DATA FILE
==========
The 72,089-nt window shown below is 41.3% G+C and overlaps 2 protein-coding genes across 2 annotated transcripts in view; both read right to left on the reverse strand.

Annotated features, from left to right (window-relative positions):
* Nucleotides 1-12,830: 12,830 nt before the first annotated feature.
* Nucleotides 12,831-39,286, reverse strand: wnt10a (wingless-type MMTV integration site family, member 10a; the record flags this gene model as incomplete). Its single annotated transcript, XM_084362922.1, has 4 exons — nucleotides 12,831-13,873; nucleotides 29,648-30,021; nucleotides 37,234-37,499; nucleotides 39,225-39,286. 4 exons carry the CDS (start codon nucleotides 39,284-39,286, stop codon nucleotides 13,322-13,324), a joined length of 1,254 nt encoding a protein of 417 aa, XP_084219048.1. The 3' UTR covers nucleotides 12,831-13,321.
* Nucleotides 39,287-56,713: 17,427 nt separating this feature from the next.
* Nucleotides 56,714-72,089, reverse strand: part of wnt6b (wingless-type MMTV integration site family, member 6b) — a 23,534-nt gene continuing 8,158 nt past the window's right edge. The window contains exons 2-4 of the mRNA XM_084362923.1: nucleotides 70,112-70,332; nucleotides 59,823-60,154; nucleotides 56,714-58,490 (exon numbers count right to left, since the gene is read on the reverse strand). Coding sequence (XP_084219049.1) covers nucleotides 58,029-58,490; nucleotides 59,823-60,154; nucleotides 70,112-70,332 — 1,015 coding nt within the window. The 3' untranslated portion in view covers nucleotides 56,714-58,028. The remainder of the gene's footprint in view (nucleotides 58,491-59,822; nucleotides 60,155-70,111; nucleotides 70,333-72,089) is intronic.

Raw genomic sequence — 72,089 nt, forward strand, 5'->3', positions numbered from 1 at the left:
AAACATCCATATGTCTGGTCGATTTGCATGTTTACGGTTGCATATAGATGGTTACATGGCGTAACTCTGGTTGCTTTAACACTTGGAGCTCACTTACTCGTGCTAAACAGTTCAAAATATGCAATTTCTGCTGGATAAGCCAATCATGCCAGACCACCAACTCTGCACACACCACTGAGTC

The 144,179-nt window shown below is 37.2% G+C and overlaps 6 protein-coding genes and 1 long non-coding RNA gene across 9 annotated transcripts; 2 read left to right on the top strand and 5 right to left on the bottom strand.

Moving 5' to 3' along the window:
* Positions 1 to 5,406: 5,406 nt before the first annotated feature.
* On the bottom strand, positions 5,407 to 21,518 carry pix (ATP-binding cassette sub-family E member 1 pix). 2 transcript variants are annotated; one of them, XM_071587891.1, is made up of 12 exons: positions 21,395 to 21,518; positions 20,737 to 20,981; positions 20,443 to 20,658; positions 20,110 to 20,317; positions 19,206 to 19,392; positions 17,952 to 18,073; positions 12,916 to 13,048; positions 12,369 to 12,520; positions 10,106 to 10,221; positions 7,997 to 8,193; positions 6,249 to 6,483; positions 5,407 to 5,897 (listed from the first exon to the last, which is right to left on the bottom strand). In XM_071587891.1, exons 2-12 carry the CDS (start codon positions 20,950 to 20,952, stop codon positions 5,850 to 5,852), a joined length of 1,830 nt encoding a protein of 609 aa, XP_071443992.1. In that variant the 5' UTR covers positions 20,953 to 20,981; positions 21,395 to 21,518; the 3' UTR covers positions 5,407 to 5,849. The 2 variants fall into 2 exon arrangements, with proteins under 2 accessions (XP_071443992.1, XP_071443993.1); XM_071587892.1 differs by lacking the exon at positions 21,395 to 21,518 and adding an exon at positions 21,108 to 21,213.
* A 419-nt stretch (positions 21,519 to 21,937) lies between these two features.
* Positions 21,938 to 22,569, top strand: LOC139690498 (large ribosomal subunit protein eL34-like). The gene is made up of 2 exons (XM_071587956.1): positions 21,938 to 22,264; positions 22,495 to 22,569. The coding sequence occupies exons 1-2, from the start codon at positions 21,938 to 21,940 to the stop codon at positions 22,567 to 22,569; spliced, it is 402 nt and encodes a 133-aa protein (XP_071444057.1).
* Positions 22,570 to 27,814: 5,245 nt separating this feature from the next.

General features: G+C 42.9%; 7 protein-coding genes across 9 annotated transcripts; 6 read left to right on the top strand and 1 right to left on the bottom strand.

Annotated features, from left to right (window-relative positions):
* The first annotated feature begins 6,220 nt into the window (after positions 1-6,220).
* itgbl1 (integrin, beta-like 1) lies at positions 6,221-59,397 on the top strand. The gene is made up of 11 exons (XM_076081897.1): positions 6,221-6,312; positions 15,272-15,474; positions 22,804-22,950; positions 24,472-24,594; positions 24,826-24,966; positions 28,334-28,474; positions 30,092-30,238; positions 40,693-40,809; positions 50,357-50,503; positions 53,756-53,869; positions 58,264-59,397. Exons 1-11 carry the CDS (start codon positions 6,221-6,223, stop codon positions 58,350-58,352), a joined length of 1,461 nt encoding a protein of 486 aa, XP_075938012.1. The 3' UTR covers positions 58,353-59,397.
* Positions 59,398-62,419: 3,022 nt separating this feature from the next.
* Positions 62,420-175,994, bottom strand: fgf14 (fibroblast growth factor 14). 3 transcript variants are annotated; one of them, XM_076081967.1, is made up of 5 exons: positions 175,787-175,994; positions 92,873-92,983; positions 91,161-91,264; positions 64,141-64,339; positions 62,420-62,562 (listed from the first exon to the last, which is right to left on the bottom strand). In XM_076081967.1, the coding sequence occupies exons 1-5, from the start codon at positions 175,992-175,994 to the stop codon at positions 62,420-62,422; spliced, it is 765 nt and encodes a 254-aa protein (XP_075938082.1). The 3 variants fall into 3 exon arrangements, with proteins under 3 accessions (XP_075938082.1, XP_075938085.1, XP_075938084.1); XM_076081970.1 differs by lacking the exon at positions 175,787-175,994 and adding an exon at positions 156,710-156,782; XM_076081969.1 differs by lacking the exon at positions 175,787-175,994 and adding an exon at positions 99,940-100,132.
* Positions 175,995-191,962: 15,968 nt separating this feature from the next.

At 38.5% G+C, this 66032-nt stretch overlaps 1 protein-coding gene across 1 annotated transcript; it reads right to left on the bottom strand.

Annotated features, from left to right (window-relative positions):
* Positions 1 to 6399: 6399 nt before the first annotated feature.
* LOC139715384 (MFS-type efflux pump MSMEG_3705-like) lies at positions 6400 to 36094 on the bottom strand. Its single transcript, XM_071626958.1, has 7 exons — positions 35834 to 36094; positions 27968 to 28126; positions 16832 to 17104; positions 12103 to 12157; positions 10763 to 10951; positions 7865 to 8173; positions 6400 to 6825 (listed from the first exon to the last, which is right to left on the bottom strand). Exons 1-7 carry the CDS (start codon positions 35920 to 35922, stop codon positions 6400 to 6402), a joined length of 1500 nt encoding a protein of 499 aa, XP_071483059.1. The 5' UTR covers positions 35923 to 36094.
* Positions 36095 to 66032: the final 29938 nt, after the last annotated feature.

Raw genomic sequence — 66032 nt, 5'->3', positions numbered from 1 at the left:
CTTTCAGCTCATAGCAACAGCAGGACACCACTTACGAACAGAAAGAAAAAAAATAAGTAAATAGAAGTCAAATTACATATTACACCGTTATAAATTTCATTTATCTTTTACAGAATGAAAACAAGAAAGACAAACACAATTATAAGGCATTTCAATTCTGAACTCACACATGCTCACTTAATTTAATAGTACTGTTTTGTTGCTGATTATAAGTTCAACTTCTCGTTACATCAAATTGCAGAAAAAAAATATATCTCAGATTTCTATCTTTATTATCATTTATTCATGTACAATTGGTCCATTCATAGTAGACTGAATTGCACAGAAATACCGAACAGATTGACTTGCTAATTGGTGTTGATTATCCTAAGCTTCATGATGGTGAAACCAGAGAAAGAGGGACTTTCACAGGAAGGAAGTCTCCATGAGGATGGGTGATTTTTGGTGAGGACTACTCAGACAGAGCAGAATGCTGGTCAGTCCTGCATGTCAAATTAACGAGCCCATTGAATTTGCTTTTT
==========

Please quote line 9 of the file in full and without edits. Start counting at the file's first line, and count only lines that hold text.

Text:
The 144,179-nt window shown below is 37.2% G+C and overlaps 6 protein-coding genes and 1 long non-coding RNA gene across 9 annotated transcripts; 2 read left to right on the top strand and 5 right to left on the bottom strand.